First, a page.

Clause (2) states: 'Except as expressly authorised by this Constitution, there shall be no discrimination against citizens on the ground only of religion, race, descent or place of birth in any law or in the appointment to any office or employment under a public authority or in the administration of any law relating to the acquisition, holding or disposition of property or the establishing or carrying on of any trade, business, profession, vocation or employment.'

Reading through these Articles of the Constitution, we are able to draw the following conclusions:

That the clamour for Malay 'special rights' as sacrosanct racial privileges of a privileged race, especially under the ideological ambit of 'Ketuanan Melayu', is in conflict with the letter and spirit of the Constitution.

That the special position of the Malays as prescribed under Article 153 of the Constitution is limited in scope to only the reservation of reasonable quotas in these three sectors - public services, educational places and business licences.

Hence, the present rampant racial discriminations practiced in almost every facet of our national life are mostly violations of the Constitution. Examples of these violations are:

a) Racial discrimination in the appointment and promotion of employees in publicly-funded bodies, resulting in the latter becoming almost mono-raced bodies (particular so in their top strata). These bodies include the civil service, the police, the army and various semi- and quasi-government agencies.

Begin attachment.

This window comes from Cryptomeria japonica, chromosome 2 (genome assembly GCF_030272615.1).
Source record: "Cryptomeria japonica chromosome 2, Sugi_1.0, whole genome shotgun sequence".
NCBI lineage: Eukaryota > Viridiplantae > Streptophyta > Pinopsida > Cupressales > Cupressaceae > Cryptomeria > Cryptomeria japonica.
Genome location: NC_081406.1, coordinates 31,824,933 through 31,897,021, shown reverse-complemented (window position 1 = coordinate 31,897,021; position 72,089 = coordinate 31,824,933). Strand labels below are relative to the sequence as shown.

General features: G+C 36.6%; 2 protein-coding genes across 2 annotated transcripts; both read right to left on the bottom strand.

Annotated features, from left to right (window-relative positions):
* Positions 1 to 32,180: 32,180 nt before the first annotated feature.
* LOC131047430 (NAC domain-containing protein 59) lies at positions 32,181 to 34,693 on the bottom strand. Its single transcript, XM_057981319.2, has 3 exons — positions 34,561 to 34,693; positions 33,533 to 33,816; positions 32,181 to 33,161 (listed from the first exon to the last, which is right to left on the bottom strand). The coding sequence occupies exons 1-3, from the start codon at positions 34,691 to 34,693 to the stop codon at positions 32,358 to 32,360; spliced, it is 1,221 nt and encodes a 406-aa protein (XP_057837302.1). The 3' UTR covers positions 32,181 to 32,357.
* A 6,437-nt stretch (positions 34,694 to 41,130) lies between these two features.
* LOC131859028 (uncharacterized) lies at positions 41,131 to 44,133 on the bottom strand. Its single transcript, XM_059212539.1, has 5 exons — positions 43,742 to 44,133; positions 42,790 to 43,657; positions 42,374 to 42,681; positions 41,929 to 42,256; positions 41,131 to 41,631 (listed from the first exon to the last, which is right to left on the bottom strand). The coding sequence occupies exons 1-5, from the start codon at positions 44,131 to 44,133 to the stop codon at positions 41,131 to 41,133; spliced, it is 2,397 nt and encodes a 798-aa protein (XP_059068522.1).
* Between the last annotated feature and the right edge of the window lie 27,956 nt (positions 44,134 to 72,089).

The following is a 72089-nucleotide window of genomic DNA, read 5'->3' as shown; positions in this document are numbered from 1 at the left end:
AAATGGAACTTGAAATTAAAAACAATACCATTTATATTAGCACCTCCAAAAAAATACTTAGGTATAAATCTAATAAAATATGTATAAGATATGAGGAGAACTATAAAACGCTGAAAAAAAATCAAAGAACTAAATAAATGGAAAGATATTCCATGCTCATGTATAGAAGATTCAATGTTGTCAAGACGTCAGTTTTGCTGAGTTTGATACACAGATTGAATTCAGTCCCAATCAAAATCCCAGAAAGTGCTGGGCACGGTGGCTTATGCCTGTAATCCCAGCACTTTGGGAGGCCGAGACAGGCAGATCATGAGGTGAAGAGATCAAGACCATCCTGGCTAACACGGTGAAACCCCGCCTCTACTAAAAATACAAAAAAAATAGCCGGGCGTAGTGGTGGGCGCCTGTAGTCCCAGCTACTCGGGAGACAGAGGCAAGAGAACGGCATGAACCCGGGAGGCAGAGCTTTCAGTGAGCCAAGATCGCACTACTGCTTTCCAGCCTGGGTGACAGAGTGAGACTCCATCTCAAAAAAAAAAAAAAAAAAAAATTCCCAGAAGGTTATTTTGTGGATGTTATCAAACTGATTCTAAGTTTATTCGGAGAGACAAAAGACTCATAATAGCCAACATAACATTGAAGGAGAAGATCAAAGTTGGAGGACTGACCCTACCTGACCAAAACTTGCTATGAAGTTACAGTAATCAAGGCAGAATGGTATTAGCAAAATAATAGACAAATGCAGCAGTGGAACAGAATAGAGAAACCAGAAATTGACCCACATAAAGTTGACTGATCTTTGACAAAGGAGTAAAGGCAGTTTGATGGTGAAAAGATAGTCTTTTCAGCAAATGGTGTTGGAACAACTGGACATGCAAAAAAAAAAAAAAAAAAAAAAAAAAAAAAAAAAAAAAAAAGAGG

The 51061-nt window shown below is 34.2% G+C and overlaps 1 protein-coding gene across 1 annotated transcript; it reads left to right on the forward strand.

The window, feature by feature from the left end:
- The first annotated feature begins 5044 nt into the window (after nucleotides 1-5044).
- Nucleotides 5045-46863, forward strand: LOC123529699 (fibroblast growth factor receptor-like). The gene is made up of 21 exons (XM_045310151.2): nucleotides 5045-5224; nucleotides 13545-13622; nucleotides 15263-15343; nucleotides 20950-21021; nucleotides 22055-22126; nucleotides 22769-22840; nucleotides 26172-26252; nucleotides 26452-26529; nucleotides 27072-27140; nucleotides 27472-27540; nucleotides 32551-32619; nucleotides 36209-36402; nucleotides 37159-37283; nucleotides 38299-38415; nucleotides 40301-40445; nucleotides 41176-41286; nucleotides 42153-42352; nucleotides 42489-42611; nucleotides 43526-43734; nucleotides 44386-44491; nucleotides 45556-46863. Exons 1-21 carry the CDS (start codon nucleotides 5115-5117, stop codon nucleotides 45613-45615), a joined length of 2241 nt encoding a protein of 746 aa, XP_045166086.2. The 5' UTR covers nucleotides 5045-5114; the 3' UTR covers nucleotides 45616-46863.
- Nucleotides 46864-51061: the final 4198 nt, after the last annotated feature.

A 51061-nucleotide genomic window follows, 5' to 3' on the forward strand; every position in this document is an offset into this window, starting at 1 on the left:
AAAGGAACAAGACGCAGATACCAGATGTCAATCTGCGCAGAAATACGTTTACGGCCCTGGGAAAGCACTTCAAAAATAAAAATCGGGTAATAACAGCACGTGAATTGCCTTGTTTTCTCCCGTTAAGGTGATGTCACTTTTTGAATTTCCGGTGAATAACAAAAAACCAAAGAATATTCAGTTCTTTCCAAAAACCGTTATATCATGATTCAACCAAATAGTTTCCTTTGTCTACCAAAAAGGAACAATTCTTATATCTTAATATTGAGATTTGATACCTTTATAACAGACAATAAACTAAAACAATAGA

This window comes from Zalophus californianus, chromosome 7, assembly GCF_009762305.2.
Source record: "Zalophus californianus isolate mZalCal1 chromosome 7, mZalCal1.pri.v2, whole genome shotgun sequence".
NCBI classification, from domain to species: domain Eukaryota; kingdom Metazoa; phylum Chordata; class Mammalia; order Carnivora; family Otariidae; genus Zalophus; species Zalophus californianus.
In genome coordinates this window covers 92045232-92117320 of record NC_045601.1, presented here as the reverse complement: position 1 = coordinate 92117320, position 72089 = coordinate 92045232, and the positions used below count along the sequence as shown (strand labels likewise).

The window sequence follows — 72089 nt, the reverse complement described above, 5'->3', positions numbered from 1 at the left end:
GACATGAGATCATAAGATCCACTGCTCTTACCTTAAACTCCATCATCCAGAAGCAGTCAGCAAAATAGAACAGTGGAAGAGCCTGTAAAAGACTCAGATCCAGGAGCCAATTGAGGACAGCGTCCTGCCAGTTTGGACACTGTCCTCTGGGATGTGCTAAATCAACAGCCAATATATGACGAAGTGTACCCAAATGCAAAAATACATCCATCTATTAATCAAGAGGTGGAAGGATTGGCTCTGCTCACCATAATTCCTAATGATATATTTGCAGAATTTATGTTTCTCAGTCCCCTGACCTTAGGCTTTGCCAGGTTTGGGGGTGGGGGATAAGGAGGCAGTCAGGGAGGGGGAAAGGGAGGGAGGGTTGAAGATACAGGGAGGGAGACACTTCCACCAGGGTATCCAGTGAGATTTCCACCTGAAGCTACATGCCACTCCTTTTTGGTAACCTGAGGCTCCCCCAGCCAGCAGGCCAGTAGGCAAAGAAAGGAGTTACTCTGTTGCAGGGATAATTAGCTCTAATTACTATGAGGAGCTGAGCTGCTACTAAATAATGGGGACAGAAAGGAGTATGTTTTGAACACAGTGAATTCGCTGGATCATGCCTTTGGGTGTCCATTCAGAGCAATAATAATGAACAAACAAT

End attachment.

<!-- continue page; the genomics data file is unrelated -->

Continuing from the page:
b) Barring of non-Malays from tenders and contracts controlled directly or indirectly by the government.

c) Imposition of compulsory price discounts and quotas in favour of Malays in housing projects.

d) Imposition of compulsory share quotas for Malays in non-Malay companies.

e) Blanket barring of non-Malays to publicly-funded academic institutions.

f) A completely lopsided allocation of scholarships and seats of learning in clearly unreasonable proportions that reflect racial discriminations.

Our Constitution provides for only one class of citizenship and all citizens are equal before the law. The presence of Article 153 does not alter this fact, as it is meant only to protect the Malays from being 'squeezed' by other races by allowing the reservation of reasonable quotas on certain sectors of national life.

However, this Constitution has now been hijacked through decades of hegemony by the ruling party to result in the virtual monopoly of the public sector by a single race. The ensuing racism, corruption and corrosion of integrity in our democratic institutions have brought about serious retrogression to our nation-building process in terms of national unity, discipline, morality and competitiveness of our people.

At this critical juncture, when nations in this region and around the world are urgently restructuring and shaping up to cope with globalisation, our nation stagnates in a cesspool that has been created through decades of misrule.

Unless urgent reforms are carried out, beginning with the dismantling of the anachronistic racial superstructure, we are in for serious trouble in the days ahead.